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Flora of New South Wales in its Geological Aspect

Nature volume 25, page 543 | Download Citation

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THIS, the oldest of the Australian settlements, may have its area grouped as follows:—(1) That of the sandstones or poor country represented by the Proteads and Epacrids; (2) the eastern slopes of coast range represented by the tree-nettles and the palms; (3) the cold mountain shrubs re resented by sassafras, tree ferns, and myrtles; and (4) the interior lains repre sented by Chenopods and Compositæ. It may be wondered how the distribution of the vegetation has originated. That the Australian continent has risen slowly, is gathered from numerous proofs, among others the very apparent one of the strata exhibit ing preponderately a horizontal plane. It may further be inferred that in its uplifting, the outer rim of the continent was slightly more elevated than the interior. This taken into consideration along with what doubtless at one time existed, namely, a great inland sea, abundance of marshes and mud, and a once probable greater rainfall, and particularly the latter, though one and all may have contributed to the present physical features, and consequently plant life. Another. interrogatory arises, viz. Whence the coal-seams? As to these, there is some likelihood they are the remains of vegetation borne hence from a now sunken continent eastward of Australia; New Zealand, Norfolk, and Howes Island being outliers or now mere island vestiges of the said great land area in the Pacific Ocean.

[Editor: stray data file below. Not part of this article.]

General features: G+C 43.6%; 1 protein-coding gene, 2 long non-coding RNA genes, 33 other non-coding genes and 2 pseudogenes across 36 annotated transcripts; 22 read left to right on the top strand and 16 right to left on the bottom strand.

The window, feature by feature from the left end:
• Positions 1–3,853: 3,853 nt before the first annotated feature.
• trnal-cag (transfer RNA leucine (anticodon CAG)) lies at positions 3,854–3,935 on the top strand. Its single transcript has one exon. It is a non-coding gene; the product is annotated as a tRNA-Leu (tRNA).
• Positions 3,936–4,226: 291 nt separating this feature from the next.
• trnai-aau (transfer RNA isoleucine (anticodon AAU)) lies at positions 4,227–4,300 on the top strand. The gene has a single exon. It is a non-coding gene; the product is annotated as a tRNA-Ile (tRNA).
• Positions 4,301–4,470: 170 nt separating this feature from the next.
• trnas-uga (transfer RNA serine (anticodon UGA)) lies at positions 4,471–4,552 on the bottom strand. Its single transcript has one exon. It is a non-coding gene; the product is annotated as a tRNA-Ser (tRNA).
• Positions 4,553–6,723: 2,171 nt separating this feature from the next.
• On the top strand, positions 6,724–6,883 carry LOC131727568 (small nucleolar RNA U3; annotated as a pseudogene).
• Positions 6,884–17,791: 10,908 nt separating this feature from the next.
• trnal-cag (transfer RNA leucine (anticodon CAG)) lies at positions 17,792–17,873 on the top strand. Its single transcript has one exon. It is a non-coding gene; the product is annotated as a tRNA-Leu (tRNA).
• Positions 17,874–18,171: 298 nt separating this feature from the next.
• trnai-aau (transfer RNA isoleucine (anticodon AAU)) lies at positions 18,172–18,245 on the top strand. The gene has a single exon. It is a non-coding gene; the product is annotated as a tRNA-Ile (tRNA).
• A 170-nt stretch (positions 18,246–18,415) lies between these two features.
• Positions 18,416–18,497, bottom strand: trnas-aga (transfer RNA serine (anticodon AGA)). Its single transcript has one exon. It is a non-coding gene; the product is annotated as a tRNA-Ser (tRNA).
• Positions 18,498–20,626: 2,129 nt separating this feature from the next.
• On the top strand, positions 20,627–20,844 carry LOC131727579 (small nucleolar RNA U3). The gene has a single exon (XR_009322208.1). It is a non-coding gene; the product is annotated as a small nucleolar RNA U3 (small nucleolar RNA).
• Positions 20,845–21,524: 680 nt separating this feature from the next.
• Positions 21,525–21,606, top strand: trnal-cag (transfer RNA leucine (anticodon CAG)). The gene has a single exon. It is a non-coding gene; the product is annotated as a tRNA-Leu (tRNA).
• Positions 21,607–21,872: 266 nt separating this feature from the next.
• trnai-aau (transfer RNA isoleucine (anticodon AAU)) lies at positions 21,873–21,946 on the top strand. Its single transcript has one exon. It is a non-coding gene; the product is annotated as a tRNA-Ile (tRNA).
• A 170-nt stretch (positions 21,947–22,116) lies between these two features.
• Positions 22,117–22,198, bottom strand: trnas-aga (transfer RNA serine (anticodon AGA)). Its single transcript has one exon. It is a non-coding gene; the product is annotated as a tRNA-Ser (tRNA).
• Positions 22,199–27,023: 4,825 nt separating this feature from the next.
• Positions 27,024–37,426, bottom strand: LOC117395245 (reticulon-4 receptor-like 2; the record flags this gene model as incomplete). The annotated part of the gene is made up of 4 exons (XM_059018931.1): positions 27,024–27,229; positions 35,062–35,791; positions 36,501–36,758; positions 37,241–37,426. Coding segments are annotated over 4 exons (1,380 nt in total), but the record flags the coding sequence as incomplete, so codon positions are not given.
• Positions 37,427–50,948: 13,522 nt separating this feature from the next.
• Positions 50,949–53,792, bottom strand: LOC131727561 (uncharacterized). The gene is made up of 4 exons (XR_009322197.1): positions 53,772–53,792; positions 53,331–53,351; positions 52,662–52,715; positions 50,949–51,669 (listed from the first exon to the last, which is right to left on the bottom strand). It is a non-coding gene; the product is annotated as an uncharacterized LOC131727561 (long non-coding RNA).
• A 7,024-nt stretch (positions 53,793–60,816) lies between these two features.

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https://doi.org/10.1038/025543a0

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